French Soldiers Pull Out of Niger

Harare — The head of the UN diplomatic mission in Niger is being forced to leave the country by the junta, which claims that Niger was left out of the UN General Assembly in September.

French military convoys started leaving bases in the Niger’s southwest, further undermining France’s standing in the conflict-torn Sahel region.

This comes after French President, Emmanuel Macron, declared the troops’ departure at the end of September, after the Niger generals demanded their evacuation.

Pick-up vehicles and armored personnel carriers filled with French soldiers crossed the outskirts of capital Niamey on Tuesday, October 10, according to a Reuters report, after  the junta announced their departure.

In a declaration on state television, the military administration asked for the support of the Nigeriens for the troop withdrawals, saying that a portion of the 1,500 French soldiers would be traveling hundreds of kilometers by road to Chad.

Up until now, about 1,400 French soldiers and airmen were stationed in Niger to fight alongside Niger’s previous government against militants.

Of these, about 1,000 are stationed in Niamey, and 400 more are stationed at two forward bases in the west, at Tabarey-Barey and Ouallam, deep within the so-called “three borders” zone that shares borders with Burkina Faso and Mali.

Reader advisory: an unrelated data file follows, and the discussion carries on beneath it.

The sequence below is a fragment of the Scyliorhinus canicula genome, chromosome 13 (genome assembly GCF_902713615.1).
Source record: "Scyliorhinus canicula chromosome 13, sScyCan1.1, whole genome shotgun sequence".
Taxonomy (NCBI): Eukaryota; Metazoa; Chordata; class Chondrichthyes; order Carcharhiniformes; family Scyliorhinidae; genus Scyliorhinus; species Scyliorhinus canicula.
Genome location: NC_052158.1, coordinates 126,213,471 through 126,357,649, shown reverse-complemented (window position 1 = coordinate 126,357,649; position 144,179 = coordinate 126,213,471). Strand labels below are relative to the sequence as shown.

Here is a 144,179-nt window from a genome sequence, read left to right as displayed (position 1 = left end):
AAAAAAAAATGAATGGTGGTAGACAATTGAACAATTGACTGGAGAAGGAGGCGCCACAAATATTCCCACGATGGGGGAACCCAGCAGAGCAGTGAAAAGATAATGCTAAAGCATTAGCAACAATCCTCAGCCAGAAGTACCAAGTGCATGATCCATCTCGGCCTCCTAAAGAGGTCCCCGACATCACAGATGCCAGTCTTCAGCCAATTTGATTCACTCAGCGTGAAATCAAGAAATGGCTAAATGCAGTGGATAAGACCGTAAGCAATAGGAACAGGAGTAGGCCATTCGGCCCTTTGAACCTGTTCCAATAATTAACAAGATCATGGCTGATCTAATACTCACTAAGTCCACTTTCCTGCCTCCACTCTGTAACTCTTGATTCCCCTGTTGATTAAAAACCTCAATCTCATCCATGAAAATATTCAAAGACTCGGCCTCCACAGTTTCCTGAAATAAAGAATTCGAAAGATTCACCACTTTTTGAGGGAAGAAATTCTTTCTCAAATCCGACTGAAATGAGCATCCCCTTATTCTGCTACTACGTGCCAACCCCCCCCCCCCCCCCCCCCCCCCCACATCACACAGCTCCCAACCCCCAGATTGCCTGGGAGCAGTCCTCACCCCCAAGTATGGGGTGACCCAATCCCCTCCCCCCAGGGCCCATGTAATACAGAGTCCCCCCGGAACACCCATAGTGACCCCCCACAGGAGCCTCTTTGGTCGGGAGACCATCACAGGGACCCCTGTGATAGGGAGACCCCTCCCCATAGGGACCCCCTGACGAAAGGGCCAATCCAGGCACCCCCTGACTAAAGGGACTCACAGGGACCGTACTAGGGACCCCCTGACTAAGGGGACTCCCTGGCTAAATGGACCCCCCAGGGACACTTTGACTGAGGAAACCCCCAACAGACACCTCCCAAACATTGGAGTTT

The French soldiers were sent to Niger as part of a larger Sahel campaign against militants. However, since the new leadership started pressuring them to leave, French troops were facing sporadic food supplies and frequent anti-French protests outside their Niamey base.

In September, under intense pressure from the military officers who took over in July, France decided to remove its troops in Niger, marking the end of France’s military relationship with its former colony.

The military governments ruling neighboring Mali and Burkina Faso also drove out French forces, escalating Western worries about Russia’s growing influence in Africa.

The French evacuation also comes after Algeria chose to postpone mediation efforts to find a solution to Niger’s crisis.

Meanwhile, the United States officially referred to the military takeover of power on July 26 as a “coup d’état”. As a result, the country, which currently maintains about 1,100 troops and a sizeable drone base in Agadez, central Niger, announced the withdrawal of about U.S.$500 million in economic aid.

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